The Change to the Accredited Investor Definition - Exclusion of Primary Residence from Calculation of Net Worth
On July 21, 2010, the Dodd-Frank Wall Street Reform and Consumer Protection Act (Dodd-Frank Act) was signed into law. Among the slew of provisions contained in the legislation, is a change to what constitutes an accredited investor under the Securities Act of 1933.
As I have blogged about in the past, one way to qualify as an accredited investor under Rule 501 of Regulation D is to be:
a natural person who has individual net worth, or joint net worth with the person’s spouse, that exceeds $1 million at the time of the purchase
Section 413 of the Dodd Frank Act changes that, by requiring the SEC to adjust the definition of “accredited investor” under Regulation D to exclude the value of a natural person’s primary residence when calculating that person’s net worth (emphasis added):
The Commission shall adjust any net worth standard for an accredited investor, as set forth in the rules of the Commission under the Securities Act of 1933, so that the individual net worth of any natural person, or joint net worth with the spouse of that person, at the time of purchase, is more than $1,000,000 (as such amount is adjusted periodically by rule of the Commission), excluding the value of the primary residence of such natural person, except that during the 4-year period that begins on the date of enactment of this Act, any net worth standard shall be $1,000,000, excluding the value of the primary residence of such natural person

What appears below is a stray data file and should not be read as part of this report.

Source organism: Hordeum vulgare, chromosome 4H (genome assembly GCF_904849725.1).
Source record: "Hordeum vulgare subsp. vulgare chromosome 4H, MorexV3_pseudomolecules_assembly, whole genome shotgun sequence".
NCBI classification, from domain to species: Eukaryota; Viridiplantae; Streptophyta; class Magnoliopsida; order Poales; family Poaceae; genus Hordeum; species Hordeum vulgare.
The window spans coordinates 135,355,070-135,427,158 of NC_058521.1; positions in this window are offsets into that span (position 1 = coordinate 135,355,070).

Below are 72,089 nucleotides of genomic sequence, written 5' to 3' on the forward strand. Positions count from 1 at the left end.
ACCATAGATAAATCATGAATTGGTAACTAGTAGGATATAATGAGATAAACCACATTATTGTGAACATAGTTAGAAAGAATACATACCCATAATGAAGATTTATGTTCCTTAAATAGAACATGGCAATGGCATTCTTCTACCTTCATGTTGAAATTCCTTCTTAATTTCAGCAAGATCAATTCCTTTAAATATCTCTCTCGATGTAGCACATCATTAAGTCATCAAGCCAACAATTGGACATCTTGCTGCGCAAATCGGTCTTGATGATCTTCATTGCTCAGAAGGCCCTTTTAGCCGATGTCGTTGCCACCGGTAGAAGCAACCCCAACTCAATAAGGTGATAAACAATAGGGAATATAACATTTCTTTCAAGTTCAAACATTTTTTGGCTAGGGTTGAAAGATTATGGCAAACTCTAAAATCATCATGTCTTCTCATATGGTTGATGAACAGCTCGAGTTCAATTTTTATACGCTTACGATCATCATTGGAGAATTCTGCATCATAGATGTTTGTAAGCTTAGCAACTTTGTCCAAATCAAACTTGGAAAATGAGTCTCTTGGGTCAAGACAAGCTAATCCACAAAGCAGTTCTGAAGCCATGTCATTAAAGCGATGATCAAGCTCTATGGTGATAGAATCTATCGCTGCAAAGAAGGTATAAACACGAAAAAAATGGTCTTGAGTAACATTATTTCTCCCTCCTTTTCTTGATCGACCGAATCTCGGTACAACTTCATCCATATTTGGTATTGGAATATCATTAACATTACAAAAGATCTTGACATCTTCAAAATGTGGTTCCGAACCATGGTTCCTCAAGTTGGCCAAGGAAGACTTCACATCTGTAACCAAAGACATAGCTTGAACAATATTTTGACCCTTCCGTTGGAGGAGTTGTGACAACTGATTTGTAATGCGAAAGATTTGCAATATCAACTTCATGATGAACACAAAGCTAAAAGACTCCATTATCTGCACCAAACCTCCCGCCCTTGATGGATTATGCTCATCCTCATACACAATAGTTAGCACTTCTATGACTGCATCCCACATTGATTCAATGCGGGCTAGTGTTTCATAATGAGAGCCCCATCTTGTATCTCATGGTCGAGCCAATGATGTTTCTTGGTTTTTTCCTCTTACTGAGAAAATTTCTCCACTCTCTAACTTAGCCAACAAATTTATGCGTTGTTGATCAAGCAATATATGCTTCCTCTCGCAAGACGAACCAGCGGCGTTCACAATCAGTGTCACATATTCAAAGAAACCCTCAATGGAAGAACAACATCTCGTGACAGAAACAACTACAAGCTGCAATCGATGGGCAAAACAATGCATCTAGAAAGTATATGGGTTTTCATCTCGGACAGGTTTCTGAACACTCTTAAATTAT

This is obviously an important change for anyone out there with a private placement of securities - who should seek legal counsel to make sure they are obtaining the appropriate representations from individual investors.
It will be interesting to see exactly how the SEC implements this, and how it will treat, for example, a mortgage on a primary residence in the determination of person's net worth. There are a lot of people out west with upside down mortgages - so this change may actually help some people qualify as accredited investors depending on how the SEC interprets and acts on this.